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No laughing matter: Police spark backlash by tweeting aerial surveillance image of comedian

FILE - This is a Saturday, July 7, 2012  file photo of British comedian Michael McIntyre, left, and comedian Miranda Hart, as they watch Serena Williams of the United States face Agnieszka Radwanska of Poland in the women's final match at the All England Lawn Tennis Championships at Wimbledon, England.  An image of the top of Micheal McIntyre's  head has Britons debating the decline of privacy in an age of surveillance. On Wednesday July 15, 2015 the National Police Air Service, which operates camera-equipped helicopters, tweeted an image of a man with a mop of dark hair, asking if people could recognize "a certain energetic funny man." (AP Photo/Kirsty Wigglesworth, File)

FILE - This is a Saturday, July 7, 2012 file photo of British comedian Michael McIntyre, left, and comedian Miranda Hart, as they watch Serena Williams of the United States face Agnieszka Radwanska of Poland in the women's final match at the All England Lawn Tennis Championships at Wimbledon, England. An image of the top of Micheal McIntyre's head has Britons debating the decline of privacy in an age of surveillance. On Wednesday July 15, 2015 the National Police Air Service, which operates camera-equipped helicopters, tweeted an image of a man with a mop of dark hair, asking if people could recognize "a certain energetic funny man." (AP Photo/Kirsty Wigglesworth, File)  (The Associated Press)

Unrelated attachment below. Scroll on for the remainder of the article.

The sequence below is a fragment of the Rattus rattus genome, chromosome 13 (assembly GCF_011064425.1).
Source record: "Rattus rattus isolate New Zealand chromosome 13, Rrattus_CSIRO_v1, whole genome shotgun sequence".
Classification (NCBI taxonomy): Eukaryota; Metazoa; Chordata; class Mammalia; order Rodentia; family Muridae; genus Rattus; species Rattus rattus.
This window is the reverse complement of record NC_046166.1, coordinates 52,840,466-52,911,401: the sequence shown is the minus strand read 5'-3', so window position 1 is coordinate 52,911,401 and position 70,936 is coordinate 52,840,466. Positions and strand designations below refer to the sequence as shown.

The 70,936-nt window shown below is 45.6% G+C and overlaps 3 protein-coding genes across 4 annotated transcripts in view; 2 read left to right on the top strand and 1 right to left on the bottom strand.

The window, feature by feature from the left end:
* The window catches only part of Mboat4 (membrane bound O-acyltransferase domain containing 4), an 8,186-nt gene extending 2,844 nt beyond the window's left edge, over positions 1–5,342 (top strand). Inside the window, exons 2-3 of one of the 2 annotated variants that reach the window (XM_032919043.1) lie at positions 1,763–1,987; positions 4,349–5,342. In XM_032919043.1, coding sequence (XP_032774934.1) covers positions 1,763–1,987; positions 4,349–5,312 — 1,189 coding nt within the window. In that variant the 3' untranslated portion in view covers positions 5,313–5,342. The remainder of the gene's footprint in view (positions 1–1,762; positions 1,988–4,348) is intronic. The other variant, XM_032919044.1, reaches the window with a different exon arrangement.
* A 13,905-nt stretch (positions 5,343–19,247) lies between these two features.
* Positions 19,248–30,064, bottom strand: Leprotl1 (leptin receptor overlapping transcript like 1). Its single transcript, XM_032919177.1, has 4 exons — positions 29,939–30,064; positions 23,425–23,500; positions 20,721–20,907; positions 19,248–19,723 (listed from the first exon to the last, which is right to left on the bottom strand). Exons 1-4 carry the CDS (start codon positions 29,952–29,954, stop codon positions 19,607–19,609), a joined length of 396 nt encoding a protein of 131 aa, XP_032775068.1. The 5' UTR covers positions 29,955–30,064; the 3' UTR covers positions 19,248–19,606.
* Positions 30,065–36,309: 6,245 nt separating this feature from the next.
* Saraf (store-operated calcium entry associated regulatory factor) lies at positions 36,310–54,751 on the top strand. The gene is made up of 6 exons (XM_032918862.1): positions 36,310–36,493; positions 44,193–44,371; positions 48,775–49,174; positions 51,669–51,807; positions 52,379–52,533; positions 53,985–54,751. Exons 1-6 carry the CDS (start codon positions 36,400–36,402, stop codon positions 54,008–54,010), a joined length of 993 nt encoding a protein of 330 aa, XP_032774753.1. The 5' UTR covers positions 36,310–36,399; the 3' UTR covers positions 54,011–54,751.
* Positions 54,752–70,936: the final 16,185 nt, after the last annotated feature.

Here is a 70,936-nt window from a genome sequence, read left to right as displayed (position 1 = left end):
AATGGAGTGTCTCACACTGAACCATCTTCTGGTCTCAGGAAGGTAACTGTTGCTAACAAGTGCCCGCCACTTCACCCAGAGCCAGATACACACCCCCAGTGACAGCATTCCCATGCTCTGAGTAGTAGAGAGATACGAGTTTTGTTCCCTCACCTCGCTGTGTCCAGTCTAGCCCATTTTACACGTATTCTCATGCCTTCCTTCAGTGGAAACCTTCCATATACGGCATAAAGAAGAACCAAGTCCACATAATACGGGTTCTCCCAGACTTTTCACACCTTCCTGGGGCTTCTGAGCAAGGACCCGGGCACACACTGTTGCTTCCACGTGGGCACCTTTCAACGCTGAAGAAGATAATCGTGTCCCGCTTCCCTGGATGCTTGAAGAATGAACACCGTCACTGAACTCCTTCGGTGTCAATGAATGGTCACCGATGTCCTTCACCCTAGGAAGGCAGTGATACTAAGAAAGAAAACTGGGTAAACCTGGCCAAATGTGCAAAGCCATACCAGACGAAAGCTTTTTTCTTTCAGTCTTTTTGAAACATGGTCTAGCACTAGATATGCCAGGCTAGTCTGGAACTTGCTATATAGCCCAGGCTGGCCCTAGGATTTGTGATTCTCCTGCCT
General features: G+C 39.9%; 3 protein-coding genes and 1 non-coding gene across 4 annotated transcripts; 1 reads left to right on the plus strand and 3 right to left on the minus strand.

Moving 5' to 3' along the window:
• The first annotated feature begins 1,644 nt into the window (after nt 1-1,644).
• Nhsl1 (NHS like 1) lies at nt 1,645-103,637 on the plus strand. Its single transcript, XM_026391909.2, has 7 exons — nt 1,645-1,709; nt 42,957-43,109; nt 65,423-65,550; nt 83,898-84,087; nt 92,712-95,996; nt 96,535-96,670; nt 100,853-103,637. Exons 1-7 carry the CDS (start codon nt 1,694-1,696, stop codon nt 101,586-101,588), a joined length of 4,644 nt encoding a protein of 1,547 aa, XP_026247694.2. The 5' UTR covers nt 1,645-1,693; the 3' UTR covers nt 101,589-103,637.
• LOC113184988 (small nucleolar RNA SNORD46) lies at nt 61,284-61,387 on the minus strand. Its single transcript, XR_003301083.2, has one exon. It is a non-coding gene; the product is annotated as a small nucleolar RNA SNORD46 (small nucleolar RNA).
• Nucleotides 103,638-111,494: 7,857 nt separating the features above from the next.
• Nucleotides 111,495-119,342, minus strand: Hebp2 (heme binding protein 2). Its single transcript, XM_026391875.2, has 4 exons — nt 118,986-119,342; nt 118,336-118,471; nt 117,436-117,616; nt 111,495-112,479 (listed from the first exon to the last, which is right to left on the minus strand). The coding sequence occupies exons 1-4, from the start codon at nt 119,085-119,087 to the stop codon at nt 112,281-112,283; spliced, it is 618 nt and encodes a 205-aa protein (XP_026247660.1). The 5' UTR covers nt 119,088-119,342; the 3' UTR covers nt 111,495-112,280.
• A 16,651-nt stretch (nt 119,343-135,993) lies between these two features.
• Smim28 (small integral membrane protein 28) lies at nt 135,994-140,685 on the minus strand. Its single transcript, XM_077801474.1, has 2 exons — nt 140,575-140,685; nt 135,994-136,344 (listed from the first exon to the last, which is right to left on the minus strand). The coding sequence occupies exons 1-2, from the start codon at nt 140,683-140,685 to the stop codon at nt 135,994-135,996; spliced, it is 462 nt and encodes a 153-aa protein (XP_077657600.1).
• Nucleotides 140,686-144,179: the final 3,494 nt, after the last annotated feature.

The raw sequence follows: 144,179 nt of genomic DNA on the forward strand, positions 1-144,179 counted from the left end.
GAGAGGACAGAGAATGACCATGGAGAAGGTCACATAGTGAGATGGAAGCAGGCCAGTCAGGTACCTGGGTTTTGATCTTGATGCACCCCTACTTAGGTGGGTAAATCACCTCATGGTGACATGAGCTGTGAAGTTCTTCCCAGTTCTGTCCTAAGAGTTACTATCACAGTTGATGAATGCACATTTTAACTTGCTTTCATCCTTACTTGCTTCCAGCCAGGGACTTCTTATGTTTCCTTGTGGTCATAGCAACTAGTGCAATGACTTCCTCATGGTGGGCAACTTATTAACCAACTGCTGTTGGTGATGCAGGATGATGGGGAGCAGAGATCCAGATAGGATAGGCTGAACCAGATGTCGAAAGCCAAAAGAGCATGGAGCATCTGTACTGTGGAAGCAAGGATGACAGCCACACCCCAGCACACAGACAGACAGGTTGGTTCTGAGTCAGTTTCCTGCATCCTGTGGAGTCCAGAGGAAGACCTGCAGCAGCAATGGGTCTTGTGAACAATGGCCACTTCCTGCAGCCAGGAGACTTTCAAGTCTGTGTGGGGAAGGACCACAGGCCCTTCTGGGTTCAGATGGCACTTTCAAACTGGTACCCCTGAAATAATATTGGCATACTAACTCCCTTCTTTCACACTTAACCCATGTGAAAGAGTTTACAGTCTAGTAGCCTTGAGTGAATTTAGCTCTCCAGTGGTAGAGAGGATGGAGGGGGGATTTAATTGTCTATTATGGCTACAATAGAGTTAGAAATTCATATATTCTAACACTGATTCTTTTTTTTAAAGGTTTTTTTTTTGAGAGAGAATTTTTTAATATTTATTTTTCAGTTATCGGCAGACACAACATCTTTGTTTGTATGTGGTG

An image of the top of a comedian's head has Britons debating the decline of privacy in an age of surveillance.

On Wednesday the National Police Air Service, which operates camera-equipped helicopters, tweeted an image of a man with a mop of dark hair, asking if people could recognize "a certain energetic funny man."

Many easily identified Michael McIntyre, one of Britain's best-known standup comics, and some criticized the tweet as creepy and intrusive.

Tony Porter, Britain's surveillance camera commissioner, said Thursday that the tweet appeared to violate a code of conduct that says police can only use surveillance cameras for legitimate crime-fighting or public-safety purposes.

Porter said, "I'm pretty sure in this case that what the police did was completely wrong."

McIntyre's spokesman said the comedian had no comment.